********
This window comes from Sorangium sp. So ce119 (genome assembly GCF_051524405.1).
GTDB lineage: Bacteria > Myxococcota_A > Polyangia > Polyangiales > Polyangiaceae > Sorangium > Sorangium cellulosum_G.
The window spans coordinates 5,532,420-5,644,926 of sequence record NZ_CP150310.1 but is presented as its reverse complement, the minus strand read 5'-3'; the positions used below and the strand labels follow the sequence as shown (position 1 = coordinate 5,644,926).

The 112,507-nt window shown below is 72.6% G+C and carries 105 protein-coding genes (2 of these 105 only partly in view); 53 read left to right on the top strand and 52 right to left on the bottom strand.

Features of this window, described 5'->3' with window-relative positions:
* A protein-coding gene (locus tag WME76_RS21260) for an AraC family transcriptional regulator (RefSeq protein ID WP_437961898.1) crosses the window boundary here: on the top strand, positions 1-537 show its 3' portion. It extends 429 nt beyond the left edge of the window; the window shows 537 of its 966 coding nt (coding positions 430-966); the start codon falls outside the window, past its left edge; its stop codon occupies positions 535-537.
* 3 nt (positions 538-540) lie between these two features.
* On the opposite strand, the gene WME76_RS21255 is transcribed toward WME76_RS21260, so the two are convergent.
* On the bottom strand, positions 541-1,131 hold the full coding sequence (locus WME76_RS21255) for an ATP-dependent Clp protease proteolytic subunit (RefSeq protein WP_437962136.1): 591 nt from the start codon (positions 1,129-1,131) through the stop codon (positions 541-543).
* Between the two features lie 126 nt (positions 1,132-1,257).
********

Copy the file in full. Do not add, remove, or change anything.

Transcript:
This window comes from Sorangium sp. So ce119 (genome assembly GCF_051524405.1).
GTDB lineage: Bacteria > Myxococcota_A > Polyangia > Polyangiales > Polyangiaceae > Sorangium > Sorangium cellulosum_G.
The window spans coordinates 5,532,420-5,644,926 of sequence record NZ_CP150310.1 but is presented as its reverse complement, the minus strand read 5'-3'; the positions used below and the strand labels follow the sequence as shown (position 1 = coordinate 5,644,926).

The 112,507-nt window shown below is 72.6% G+C and carries 105 protein-coding genes (2 of these 105 only partly in view); 53 read left to right on the top strand and 52 right to left on the bottom strand.

Features of this window, described 5'->3' with window-relative positions:
* A protein-coding gene (locus tag WME76_RS21260) for an AraC family transcriptional regulator (RefSeq protein ID WP_437961898.1) crosses the window boundary here: on the top strand, positions 1-537 show its 3' portion. It extends 429 nt beyond the left edge of the window; the window shows 537 of its 966 coding nt (coding positions 430-966); the start codon falls outside the window, past its left edge; its stop codon occupies positions 535-537.
* 3 nt (positions 538-540) lie between these two features.
* On the opposite strand, the gene WME76_RS21255 is transcribed toward WME76_RS21260, so the two are convergent.
* On the bottom strand, positions 541-1,131 hold the full coding sequence (locus WME76_RS21255) for an ATP-dependent Clp protease proteolytic subunit (RefSeq protein WP_437962136.1): 591 nt from the start codon (positions 1,129-1,131) through the stop codon (positions 541-543).
* Between the two features lie 126 nt (positions 1,132-1,257).